With unsuccessful or marginal picks like Rostislav Klesla, Nikolai Zherdev, Alex Picard, and Gilbert Brule, it's no wonder that the Jackets are still in the bottom of the barrel. 

4. Don Waddell

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    Don Waddell was the only general manager the Thrashers organization knew during their brief stay in Atlanta before moving to Winnipeg.

    In a little over a decade, Waddell was able to lead the Thrashers to the playoffs once. In that playoff appearance, they were quickly swept. 

    Waddell drafted Ilya Kovalchuk and Dany Heatley but was never able to surround them with other solid players to build a winning team. Atlanta's defense and goaltending was always susceptible, and for many years, they were the laughingstock of the NHL. 

    In recent years, he did a few things right like bringing Dustin Byfuglien to the team and drafting Evander Kane. 

    With so many high draft picks throughout the Thrashers history, one would expect that eventually the team would have a strong central core of players to build around. This is how the Penguins and Blackhawks have rebuilt. Unfortunately for Thrashers fans, this never materialized, and they lost their team. 

3. Bob Pulford

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    What Bob Pulford did to the Blackhawks is a perfect example of self-destruction.

    After the Blackhawks lost in the Stanley Cup Finals in 1992, Pulford took over the team. Slowly they started eroding and becoming less significant in the NHL. 

    By the time Pulford left, the Blackhawks were done. For the first time in 28 years they failed to make the playoffs in 1998. Once a proud franchise, the Blackhawks were now in the doldrums, and they would stay there until the arrivals of Patrick Kane and Jonathan Toews changed the team's fortunes. They only made the playoffs once until 2009 and that playoff appearance in 2002 was a brief one, as they were disposed of in the first round.

    Like New York, Chicago is a city with relatively unlimited resources. It's inexcusable to not be competitive in a non-salary cap league when the team can pretty much spend however much they want to spend. 

    Pulford was eventually let go in 1997. However, he had two more stints with the Blackhawks later on.  

    After the lockout, he was gone for good, and the Blackhawks finally ended their Stanley Cup drought in 2010. 

2. Glen Sather

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    Glen Sather reminds New York fans of the really late George Steinbrenner era in the mid 2000s. This was the era when the Yankees would overpay for mediocrity.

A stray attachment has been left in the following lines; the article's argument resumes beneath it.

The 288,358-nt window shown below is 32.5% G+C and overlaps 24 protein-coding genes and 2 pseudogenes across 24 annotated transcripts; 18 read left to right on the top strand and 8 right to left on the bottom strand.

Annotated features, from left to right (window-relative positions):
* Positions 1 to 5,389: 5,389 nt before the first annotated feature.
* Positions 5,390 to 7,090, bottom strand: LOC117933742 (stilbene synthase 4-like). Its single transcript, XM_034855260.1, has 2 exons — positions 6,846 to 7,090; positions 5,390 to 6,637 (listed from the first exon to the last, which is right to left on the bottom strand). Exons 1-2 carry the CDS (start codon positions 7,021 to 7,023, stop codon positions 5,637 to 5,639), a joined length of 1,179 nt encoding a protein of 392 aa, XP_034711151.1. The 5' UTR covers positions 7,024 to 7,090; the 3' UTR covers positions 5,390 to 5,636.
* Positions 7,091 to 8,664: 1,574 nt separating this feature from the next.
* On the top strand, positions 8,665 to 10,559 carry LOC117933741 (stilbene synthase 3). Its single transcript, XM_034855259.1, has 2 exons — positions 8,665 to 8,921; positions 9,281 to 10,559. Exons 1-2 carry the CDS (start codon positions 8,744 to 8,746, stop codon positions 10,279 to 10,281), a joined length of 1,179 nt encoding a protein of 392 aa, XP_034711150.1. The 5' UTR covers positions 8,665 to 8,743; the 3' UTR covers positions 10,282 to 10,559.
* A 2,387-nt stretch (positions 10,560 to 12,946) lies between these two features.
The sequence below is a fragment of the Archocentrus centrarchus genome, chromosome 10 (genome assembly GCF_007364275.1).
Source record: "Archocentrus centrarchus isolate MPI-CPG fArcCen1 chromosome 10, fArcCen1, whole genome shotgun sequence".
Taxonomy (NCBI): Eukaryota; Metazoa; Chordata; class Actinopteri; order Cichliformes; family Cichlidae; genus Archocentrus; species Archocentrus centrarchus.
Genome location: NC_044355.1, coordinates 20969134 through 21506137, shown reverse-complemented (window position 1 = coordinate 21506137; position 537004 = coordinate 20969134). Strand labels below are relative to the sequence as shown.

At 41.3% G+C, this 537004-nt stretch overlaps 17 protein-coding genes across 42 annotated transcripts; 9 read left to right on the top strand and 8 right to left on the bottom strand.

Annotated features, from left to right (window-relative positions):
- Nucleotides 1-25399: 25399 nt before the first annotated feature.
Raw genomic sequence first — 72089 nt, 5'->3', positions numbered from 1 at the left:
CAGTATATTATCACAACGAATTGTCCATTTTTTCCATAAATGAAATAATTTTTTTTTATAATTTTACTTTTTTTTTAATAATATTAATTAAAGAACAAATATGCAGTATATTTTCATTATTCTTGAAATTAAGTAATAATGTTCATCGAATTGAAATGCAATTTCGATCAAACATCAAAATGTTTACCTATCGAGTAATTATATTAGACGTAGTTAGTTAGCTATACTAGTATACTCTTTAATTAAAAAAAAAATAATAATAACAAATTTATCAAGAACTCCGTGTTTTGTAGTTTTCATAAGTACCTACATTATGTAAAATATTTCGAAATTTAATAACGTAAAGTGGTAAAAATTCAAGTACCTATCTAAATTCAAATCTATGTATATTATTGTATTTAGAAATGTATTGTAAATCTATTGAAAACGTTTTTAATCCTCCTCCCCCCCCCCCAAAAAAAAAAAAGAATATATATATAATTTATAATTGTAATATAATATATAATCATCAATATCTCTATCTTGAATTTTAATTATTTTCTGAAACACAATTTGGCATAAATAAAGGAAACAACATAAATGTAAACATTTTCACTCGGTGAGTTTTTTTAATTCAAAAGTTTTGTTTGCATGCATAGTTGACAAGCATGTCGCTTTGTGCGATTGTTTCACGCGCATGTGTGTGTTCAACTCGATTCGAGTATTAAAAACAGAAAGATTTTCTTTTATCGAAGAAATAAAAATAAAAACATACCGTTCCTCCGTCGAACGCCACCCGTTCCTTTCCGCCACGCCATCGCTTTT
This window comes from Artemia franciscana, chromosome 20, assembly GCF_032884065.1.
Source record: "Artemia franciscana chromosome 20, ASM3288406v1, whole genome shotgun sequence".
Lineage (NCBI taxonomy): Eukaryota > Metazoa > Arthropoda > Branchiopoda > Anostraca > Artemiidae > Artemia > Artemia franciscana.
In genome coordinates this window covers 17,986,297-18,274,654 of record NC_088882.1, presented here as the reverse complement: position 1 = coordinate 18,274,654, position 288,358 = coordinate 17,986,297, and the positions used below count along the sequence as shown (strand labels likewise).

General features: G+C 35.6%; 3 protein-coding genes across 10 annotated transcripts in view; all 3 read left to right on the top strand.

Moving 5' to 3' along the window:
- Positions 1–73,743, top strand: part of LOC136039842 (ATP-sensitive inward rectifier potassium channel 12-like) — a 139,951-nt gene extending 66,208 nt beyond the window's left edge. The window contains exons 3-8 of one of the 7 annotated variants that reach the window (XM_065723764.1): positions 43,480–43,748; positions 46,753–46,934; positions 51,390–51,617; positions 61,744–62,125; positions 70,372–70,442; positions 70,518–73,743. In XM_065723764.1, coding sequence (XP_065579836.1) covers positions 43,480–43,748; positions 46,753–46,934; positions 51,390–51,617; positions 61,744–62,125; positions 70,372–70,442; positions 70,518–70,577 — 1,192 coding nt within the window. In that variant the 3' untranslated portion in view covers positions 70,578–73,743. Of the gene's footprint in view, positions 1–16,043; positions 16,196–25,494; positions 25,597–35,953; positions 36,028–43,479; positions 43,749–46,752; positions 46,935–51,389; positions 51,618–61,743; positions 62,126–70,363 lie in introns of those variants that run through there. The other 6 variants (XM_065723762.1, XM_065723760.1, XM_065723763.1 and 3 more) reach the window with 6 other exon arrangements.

Sather would do the same in the pre-lockout era. He brought in an aging Eric Lindros, Pavel Bure, and Bobby Holik. In the post-lockout era, he overpaid for Chris Drury then ended up buying out his contract. Only time will tell if the Brad Richards signing will be another bust for Sather. 

    The main reason why Sather is on this list, despite his recent successes, is because in the free spending days before the salary cap, the Rangers were one of the worst teams in the NHL. How can a team in New York be consistently bad when they pretty much don't have a spending limit?

    New York sports teams pretty much have unlimited resources because of the city they play in. The Yankees, Jets, Giants, Mets, and Knicks are all like that. 

    It's inexcusable to be unable to get the best players on your team when you can pretty much sign all the big names. 

    Now with the salary cap, Sather has been forced to make some solid draft picks, which he has. However, his signings—even to this day—have raised eyebrows. 

1. Mike Milbury

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    What do Zdeno Chara, Wade Redden, Bryan Berard, Eric Brewer, Darius Kasparaitis, Bryan McCabe, Roberto Luongo, Tommy Salo, Olli Jokinen, Todd Bertuzzi, Tim Connolly, and Raffi Torres have in common?

    They were all members of the New York Islanders at one point and traded away by general manager Mike Milbury.

    Milbury is probably the main reason why the Islanders are in the state they are in today. We've heard relocation rumors about them in the last few years, and they constantly finish in the bottom of the standings. 

    Most of the aforementioned players have gone off to have great careers. Luongo and Chara are both world class players. Roberto Luongo was traded with Olli Jokinen to Florida for Mark Parrish and Oleg Kvasha, neither of which ever turned out to be impact players.

    Zdeno Chara and Jason Spezza were traded for Alexei Yashin during the 2001 NHL Draft. Yashin, who was a star player at the time, quickly declined and now plays in the KHL. Chara, on the other hand, is a Stanley Cup champion and one of the best defenseman in the game today. Spezza is a great forward having a productive career in Ottawa.

    Another lopsided Milbury deal was when he traded Bryan McCabe, Todd Bertuzzi, and a draft pick for Trevor Linden. McCabe and Bertuzzi would each become solid players in the NHL. Then, they ended up trading Linden away the year after for a draft pick. 

    Some of these deals may have been done for financial reasons. But there is no doubt that by having Luongo and Chara throughout the early 2000s, the Islanders would have been able to put out winning teams on the ice, and they wouldn't be in the mess they are in today.

    For this, Milbury gets the honor of worst general manager in NHL history.